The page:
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Vail Daily column: Get stuff done

Benjamin A. Gochberg
Valley Voices

I’m a fan of moments when the conversation is so good that you don’t care if you just threw something onto the floor. Dave Argo and I were standing only a foot or so away from each other at the Habitat for Humanity Carpenter’s Ball, the group’s annual fundraiser, just a few weekends ago. The event connects volunteers, staff and folks who love good food and drink. They talk about the impact that Habitat has on families in the community. A family speaks. You should consider attending next year.

It was during the event that Dave and I had the best conversation of the evening. The topic: getting stuff done. As we looked around the room, both of us commented on how much in talent, influence, resources and ability was present in the crowd. Between the two of us, we could name at least 100 people, describe their contributions and their priorities. Unfortunately, we could also likely identify obstacles.

“Imagine what we could accomplish if we helped all these people see what we see.”

It was after this little exercise that one of us turned to the other and while emphatically gesturing, knocked an entire plate of food onto the floor. I’m not going to comment further on the owner of the food or the originator of the emphatic gestures.

After the event, I was standing quietly, drinking a last cup of coffee before leaving and trying to calm my mind down. The words kept on rolling over and over through my head. Imagine what we could accomplish …

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The next day when I woke up, I was still thinking about it. I don’t like the word “could.” In fact, in the phrase itself, when I read the word “could” I actually get a little angry. I’ve said the word “could” plenty of times in my life, and I’ve been using it for more years than I’d care to reveal. I “could” and everyone “could” do all sorts of things. So why don’t we?

The rational and reasonable voice within most of us will see the use of the word “could” as an essential human evil. It’s a hedge bet. It allows us to look back when the going gets tough, or when things blow up in our face, and brush off the failure as if the universe itself were responsible. We tried, and now we can retreat. We did our part. It simply wasn’t to be. It could have been done, but it just didn’t happen. It wasn’t as easy, as comfortable or as simple as we wish it would have been.

Does vocabulary really matter all that much? I’m not sure. In my case, however, I’ve seen people take on some pretty interesting battles when they’ve used the words “I will” instead. As a young 20-something I had a mentor who would only ever allow me to respond “it’s done” to an order. This act of commitment was frustrating at times, but it resulted in pushing limits and accomplishing things that I would not have accomplished otherwise.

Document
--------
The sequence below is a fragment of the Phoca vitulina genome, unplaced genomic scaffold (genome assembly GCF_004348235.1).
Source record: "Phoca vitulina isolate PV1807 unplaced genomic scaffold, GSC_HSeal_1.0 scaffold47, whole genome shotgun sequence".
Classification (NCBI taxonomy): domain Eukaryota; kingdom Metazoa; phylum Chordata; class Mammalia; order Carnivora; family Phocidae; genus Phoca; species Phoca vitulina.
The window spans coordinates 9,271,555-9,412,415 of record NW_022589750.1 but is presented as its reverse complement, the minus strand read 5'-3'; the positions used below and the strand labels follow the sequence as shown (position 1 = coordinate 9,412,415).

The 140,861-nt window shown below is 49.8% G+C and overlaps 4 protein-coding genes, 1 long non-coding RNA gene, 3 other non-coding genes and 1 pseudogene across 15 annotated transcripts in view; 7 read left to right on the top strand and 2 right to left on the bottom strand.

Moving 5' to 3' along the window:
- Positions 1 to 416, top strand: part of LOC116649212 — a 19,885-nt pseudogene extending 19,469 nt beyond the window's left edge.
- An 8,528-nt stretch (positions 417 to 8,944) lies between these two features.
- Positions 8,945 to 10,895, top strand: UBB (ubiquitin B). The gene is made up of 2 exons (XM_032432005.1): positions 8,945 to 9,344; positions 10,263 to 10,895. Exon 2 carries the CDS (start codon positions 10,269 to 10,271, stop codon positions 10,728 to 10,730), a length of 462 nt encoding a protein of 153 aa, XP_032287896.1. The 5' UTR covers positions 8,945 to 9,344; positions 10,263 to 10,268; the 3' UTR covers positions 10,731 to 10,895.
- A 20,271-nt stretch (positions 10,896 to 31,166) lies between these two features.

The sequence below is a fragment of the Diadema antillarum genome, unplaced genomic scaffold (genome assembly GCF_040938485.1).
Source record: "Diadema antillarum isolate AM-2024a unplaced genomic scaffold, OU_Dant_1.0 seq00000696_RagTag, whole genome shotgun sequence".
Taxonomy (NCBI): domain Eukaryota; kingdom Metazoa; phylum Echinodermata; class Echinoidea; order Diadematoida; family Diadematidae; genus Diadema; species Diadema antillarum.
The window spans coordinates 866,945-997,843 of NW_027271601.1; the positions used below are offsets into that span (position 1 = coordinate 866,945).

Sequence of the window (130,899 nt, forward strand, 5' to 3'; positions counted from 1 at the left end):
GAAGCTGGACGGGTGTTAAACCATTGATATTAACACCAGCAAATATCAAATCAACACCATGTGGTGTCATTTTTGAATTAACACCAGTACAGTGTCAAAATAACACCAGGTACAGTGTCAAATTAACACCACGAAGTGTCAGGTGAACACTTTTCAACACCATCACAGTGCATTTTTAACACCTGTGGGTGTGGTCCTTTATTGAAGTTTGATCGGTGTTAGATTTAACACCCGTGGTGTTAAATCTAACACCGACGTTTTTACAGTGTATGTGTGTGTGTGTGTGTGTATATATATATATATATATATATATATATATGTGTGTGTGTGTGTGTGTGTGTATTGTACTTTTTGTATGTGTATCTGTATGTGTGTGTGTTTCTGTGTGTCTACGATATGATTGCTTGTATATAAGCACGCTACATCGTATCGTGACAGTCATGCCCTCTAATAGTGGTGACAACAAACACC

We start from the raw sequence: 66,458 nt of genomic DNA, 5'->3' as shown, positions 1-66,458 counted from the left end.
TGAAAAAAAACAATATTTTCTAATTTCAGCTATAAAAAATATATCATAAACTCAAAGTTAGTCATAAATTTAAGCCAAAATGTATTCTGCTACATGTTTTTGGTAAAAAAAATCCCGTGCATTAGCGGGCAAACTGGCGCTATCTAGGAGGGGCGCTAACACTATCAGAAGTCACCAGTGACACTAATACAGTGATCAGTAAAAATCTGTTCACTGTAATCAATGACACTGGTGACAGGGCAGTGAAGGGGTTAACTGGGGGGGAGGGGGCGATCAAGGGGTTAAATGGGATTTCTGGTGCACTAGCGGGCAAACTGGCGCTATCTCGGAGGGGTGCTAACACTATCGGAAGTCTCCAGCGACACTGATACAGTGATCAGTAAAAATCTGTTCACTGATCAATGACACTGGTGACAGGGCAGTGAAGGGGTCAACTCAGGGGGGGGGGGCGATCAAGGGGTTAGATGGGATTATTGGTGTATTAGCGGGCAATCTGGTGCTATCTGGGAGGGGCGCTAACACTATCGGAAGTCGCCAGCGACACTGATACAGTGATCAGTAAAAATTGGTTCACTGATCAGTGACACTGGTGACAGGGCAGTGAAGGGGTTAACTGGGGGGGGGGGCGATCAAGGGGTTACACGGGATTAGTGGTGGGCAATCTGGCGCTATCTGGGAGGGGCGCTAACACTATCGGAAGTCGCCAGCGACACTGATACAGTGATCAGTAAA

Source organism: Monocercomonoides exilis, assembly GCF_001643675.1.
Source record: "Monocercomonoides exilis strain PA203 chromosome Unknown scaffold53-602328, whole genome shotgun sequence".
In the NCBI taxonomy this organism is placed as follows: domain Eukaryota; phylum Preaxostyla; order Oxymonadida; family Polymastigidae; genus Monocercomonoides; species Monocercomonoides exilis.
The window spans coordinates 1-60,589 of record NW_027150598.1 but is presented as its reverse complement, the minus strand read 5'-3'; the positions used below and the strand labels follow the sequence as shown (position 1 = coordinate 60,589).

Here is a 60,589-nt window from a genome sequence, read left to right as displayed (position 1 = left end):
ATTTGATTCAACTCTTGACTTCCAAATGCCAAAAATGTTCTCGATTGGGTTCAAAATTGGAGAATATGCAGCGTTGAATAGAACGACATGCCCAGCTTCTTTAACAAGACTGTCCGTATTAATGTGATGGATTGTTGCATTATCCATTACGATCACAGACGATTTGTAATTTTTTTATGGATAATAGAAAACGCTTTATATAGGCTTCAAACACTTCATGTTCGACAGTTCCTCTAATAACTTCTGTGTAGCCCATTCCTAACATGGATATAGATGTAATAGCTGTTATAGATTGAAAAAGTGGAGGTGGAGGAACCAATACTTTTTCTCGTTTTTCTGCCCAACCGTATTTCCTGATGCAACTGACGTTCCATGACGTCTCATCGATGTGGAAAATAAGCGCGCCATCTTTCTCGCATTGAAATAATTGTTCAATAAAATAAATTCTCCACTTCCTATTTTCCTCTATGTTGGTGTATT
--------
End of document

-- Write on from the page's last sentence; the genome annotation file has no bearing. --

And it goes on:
I’m starting to think that as we get older we start to see more and more vocabulary like this as simply a foray into platitudes. We dismiss the responsibility of accomplishment, and replace it with the mere responsibility of attempt. We get knocked down once or twice or a hundred times during a particular quest, and we call it good. We let the fight die off within us. People don’t usually drown by falling into the water — they drown when they stop fighting to get out of it.

Further, when we talk about getting things done for ourselves or others, we tend to talk about doing our “best.” What does doing your best even mean? There is no “best.” There is simply doing and not doing. Action and inaction — just like Yoda said (platitude?). Skills increase and wane — and it doesn’t matter that much.

So what does matter when it comes to getting stuff done? I believe it has very little to do with doing things to the “best” of your ability. Most people who get things done aren’t truly the “best” at anything — at least not at first. Usually, the people who are getting things done aren’t necessarily people with high levels of resources either. People usually perform not to the best of their abilities but to the best of their willingness to perform.

And so, when we ask ourselves about what we want to do, the next question should always center around our own willingness and the price we are willing to pay to get it done.

Ben Gochberg is a commercial lender and business finance consultant. He plays, lives, works and is trying to do a little good in Eagle County. He can be reached for business inquiries or free consultation at 970-471-3546.


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